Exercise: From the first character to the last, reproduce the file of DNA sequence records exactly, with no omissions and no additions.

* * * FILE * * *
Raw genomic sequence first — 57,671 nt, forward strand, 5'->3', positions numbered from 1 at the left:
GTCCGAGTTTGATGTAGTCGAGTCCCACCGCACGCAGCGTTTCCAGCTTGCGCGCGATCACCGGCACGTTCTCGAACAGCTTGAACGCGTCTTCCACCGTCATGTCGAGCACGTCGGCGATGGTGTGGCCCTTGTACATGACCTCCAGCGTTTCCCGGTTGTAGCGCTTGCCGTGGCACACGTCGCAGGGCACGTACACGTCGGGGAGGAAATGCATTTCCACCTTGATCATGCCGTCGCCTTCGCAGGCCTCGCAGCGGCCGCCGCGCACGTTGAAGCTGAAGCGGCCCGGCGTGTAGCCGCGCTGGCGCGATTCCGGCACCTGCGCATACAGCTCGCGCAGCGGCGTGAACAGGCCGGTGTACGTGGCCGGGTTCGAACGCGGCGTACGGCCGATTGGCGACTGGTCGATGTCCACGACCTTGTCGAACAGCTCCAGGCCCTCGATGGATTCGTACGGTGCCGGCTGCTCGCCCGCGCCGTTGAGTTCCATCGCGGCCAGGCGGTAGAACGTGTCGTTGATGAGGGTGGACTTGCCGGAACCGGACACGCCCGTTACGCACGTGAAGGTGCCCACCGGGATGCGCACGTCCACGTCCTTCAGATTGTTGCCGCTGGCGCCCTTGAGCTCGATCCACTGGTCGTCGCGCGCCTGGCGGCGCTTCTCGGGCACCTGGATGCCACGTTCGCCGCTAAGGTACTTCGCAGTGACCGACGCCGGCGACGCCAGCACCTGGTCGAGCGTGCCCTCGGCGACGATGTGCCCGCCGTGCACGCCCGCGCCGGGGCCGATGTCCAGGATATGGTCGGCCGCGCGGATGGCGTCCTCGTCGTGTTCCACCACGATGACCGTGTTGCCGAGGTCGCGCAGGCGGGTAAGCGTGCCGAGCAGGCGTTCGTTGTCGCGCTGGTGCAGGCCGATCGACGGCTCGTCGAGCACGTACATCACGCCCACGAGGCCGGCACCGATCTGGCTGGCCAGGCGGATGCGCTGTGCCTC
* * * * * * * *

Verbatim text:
Raw genomic sequence first — 57,671 nt, forward strand, 5'->3', positions numbered from 1 at the left:
GTCCGAGTTTGATGTAGTCGAGTCCCACCGCACGCAGCGTTTCCAGCTTGCGCGCGATCACCGGCACGTTCTCGAACAGCTTGAACGCGTCTTCCACCGTCATGTCGAGCACGTCGGCGATGGTGTGGCCCTTGTACATGACCTCCAGCGTTTCCCGGTTGTAGCGCTTGCCGTGGCACACGTCGCAGGGCACGTACACGTCGGGGAGGAAATGCATTTCCACCTTGATCATGCCGTCGCCTTCGCAGGCCTCGCAGCGGCCGCCGCGCACGTTGAAGCTGAAGCGGCCCGGCGTGTAGCCGCGCTGGCGCGATTCCGGCACCTGCGCATACAGCTCGCGCAGCGGCGTGAACAGGCCGGTGTACGTGGCCGGGTTCGAACGCGGCGTACGGCCGATTGGCGACTGGTCGATGTCCACGACCTTGTCGAACAGCTCCAGGCCCTCGATGGATTCGTACGGTGCCGGCTGCTCGCCCGCGCCGTTGAGTTCCATCGCGGCCAGGCGGTAGAACGTGTCGTTGATGAGGGTGGACTTGCCGGAACCGGACACGCCCGTTACGCACGTGAAGGTGCCCACCGGGATGCGCACGTCCACGTCCTTCAGATTGTTGCCGCTGGCGCCCTTGAGCTCGATCCACTGGTCGTCGCGCGCCTGGCGGCGCTTCTCGGGCACCTGGATGCCACGTTCGCCGCTAAGGTACTTCGCAGTGACCGACGCCGGCGACGCCAGCACCTGGTCGAGCGTGCCCTCGGCGACGATGTGCCCGCCGTGCACGCCCGCGCCGGGGCCGATGTCCAGGATATGGTCGGCCGCGCGGATGGCGTCCTCGTCGTGTTCCACCACGATGACCGTGTTGCCGAGGTCGCGCAGGCGGGTAAGCGTGCCGAGCAGGCGTTCGTTGTCGCGCTGGTGCAGGCCGATCGACGGCTCGTCGAGCACGTACATCACGCCCACGAGGCCGGCACCGATCTGGCTGGCCAGGCGGATGCGCTGTGCCTC